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Turkey Industrial Production & Retail Sales (Apr.)

Turkey’s activity figures for April suggest that the economy has held up well since last year’s currency crisis, but robust activity has added to inflation pressures and contributed to the widening of the current account deficit, putting the lira under pressure. With interest rate hikes off the cards, sharp and disorderly falls in the currency are a key threat over the coming weeks.
Jason Tuvey Senior Emerging Markets Economist
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Emerging Europe Data Response

Russia Consumer Prices (Jul.)

Russia’s month-on-month deflation deepened in July as consumer prices fell by a larger-than-expected 0.4% m/m (in y/y terms, the headline rate eased to 15.1%). The disinflationary impact of the strong ruble is likely to fade but with consumer demand so weak we think the headline inflation rate will fall towards 12% y/y by year-end. We think this will prompt a further 100bp of rate cuts, to 7.00%, later this year. Emerging Europe Drop-In (11th Aug): We’re expecting downturns in Central and Eastern Europe, but how bad could it get? Join this 20-minute briefing on our Q3 Outlook report, including the latest on Turkey, Russia and whether Hungary’s forint has further to fall. Register now.

10 August 2022

Emerging Europe Economics Update

EU & the rule of law dispute: why do EU funds matter?

EU funds will provide a key boost to economies in Central and Eastern Europe in the coming years as the region navigates a challenging macro environment and slowing global growth. Disputes with the European Commission over the rule of law in Hungary and Poland look close to being resolved, but the risk of funds being halted indefinitely remains high and would weigh heavily on growth in both countries. Emerging Europe Drop-In (11th Aug): We’re expecting downturns in Central and Eastern Europe, but how bad could it get? Join this 20-minute briefing on our Q3 Outlook report, including the latest on Turkey, Russia and whether Hungary’s forint has further to fall. Register now.

10 August 2022

Emerging Europe Economics Weekly

Rate hikes nearing an end, CBR’s reform ambitions

The Czech central bank’s decision to keep its policy rate on hold this week, while Romania’s hiked rates, is representative of a growing divergence between central banks in the region. We think Poland’s central bank will be the next to end its tightening cycle, while those in Romania and Hungary will remain hawkish for a few months yet. Elsewhere, Russia’s central bank set out a number of potential measures intended to help the financial system, which show that policymakers are seeking to live with Western sanctions for the long haul.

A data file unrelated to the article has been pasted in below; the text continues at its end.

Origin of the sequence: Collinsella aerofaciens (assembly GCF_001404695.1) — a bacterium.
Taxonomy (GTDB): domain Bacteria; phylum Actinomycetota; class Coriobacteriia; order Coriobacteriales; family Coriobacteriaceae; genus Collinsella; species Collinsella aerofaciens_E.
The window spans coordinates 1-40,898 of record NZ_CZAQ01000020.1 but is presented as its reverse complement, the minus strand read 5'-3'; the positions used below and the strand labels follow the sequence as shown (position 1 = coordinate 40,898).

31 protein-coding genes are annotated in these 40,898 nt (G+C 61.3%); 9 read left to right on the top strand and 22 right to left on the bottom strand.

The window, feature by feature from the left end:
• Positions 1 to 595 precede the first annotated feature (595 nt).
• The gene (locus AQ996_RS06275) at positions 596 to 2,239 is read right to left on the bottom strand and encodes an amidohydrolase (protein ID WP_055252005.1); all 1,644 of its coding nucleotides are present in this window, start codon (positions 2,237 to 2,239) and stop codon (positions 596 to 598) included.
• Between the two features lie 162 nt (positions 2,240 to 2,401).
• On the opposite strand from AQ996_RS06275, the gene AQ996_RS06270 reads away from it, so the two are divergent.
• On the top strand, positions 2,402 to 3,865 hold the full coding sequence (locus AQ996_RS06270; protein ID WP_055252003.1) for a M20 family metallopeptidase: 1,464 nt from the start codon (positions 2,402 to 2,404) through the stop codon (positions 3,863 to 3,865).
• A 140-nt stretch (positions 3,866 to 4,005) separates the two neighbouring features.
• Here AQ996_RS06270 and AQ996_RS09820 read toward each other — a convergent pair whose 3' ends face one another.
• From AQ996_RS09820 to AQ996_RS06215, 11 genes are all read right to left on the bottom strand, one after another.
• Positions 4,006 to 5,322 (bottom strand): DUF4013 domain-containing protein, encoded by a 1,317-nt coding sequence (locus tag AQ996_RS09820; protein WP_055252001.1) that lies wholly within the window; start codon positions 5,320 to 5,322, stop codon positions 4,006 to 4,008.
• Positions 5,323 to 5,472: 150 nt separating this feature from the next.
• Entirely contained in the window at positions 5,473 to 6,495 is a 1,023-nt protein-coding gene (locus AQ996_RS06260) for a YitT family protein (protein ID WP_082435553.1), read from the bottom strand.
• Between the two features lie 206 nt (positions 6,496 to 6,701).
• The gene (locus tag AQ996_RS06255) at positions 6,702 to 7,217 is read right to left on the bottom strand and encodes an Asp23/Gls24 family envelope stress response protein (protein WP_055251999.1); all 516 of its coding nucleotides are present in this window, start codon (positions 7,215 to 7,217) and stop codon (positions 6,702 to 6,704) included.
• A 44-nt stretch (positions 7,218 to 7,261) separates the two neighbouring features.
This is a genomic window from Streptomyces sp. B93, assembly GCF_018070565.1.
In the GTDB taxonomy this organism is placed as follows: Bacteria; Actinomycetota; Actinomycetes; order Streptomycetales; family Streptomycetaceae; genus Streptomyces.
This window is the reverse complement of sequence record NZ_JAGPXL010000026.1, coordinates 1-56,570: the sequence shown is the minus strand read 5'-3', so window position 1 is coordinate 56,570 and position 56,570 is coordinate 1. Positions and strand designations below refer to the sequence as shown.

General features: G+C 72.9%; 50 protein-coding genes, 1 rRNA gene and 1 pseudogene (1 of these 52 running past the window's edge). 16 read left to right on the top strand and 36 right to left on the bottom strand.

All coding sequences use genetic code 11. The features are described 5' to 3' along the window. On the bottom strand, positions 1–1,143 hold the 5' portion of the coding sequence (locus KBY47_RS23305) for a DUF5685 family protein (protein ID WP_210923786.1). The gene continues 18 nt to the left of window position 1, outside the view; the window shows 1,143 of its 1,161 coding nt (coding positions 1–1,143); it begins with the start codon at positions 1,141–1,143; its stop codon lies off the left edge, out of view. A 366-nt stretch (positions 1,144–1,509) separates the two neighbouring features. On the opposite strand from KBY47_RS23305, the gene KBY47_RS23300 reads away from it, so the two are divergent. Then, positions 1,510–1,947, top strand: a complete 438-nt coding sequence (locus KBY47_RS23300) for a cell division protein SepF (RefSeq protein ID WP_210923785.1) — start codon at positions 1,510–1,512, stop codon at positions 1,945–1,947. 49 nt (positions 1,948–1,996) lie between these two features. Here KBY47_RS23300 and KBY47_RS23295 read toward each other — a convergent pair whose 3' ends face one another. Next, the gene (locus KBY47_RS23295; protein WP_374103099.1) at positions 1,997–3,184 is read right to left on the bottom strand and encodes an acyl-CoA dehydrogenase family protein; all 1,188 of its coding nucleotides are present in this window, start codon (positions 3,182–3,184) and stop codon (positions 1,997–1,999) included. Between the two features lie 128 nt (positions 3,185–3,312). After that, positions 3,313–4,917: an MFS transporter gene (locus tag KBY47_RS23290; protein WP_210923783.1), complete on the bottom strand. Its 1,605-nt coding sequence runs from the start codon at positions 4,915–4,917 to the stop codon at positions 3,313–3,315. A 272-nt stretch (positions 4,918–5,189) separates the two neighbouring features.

Emerging Europe Drop-In (11th Aug): We’re expecting downturns in Central and Eastern Europe, but how bad could it get? Join this 20-minute briefing on our Q3 Outlook report, including the latest on Turkey, Russia and whether Hungary’s forint has further to fall. Register now.

5 August 2022

More from Jason Tuvey

Emerging Europe Economics Weekly

Lira on shaky ground, Russia dropping capital controls

The Turkish lira remained under pressure this week and the raft of policy measures announced on Thursday show that officials are doing whatever they can to avoid interest rate hikes. Capital controls are likely in the event of sharp and disorderly falls in the lira. In contrast, capital controls continued to be rolled back in Russia this week and it seems that policymakers are trying to fight back against the strength of the ruble. But a marked weakening of the currency seems unlikely so long as the current account surplus remains large. Elsewhere, strong inflation and activity data out of Central Europe suggest that further monetary tightening is on the cards.

10 June 2022

Emerging Europe Economics Update

Turkey, the lira and previous currency crises

The Turkish lira has continued to slide and the current backdrop is eerily similar to that which preceded previous currency crises. Sharp and disorderly falls in the lira over the coming weeks are now a real risk.

8 June 2022

Middle East Economics Weekly

OPEC+ talks, strike in Tunisia, Egypt’s bread subsidies

Reports that OPEC+ may suspend Russia from its oil output deal reinforce our view that the Gulf states will raise production faster later this year. Meanwhile, Tunisia’s largest trade union called this week for a national strike in response to government proposals for cuts to the public sector wage bill, underlining that pushing through fiscal tightening will prove difficult and a sovereign default is almost inevitable. And in Egypt, plans to overhaul bread subsidies have been shelved which will require spending to be restrained in other areas to keep the public finances on a sustainable footing.
We are sending this Weekly one day earlier than usual because Capital Economics’ London office is closed on 2nd-3rd June for the Queen’s Platinum Jubilee celebrations.

1 June 2022
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